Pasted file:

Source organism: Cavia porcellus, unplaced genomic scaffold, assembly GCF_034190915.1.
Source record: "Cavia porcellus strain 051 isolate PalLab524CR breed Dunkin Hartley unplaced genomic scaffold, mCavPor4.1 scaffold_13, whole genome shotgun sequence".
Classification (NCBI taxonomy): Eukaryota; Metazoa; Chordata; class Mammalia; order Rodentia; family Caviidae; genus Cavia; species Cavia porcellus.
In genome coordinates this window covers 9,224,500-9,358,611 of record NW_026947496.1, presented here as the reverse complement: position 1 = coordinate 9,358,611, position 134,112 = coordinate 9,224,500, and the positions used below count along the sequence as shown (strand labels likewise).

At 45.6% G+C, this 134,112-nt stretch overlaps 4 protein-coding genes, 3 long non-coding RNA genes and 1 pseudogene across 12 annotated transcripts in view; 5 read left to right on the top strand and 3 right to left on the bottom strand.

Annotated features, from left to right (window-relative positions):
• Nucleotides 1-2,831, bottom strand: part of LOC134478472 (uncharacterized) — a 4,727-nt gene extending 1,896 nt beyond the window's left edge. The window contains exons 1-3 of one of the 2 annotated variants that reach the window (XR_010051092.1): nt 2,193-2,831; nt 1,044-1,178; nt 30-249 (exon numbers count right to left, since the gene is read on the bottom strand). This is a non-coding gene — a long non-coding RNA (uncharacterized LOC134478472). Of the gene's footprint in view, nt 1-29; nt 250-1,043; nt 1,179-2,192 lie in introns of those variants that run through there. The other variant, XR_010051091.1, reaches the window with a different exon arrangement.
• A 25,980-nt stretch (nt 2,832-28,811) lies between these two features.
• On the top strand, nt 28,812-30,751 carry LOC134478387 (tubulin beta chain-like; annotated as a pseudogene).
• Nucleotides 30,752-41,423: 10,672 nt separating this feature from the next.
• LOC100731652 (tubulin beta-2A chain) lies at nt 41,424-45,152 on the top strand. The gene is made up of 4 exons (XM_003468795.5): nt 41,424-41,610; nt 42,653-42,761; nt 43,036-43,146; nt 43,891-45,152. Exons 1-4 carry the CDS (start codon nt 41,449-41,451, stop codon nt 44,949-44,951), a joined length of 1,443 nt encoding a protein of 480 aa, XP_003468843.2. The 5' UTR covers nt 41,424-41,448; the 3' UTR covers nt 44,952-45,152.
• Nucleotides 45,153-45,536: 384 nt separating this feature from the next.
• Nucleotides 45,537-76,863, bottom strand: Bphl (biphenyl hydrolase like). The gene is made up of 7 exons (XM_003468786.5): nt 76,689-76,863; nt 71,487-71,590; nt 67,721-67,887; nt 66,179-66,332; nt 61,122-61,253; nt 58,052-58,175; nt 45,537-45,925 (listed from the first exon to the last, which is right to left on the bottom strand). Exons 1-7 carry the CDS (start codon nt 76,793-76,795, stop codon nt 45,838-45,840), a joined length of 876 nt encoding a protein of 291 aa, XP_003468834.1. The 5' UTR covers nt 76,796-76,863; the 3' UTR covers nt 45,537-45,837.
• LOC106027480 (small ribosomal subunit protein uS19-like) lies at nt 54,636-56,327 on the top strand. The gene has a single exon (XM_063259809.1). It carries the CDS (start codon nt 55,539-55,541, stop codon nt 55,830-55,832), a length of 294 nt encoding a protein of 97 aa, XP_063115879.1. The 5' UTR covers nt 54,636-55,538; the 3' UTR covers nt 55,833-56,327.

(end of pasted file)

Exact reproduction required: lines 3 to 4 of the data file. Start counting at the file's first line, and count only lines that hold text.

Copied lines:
Classification (NCBI taxonomy): Eukaryota; Metazoa; Chordata; class Mammalia; order Rodentia; family Caviidae; genus Cavia; species Cavia porcellus.
In genome coordinates this window covers 9,224,500-9,358,611 of record NW_026947496.1, presented here as the reverse complement: position 1 = coordinate 9,358,611, position 134,112 = coordinate 9,224,500, and the positions used below count along the sequence as shown (strand labels likewise).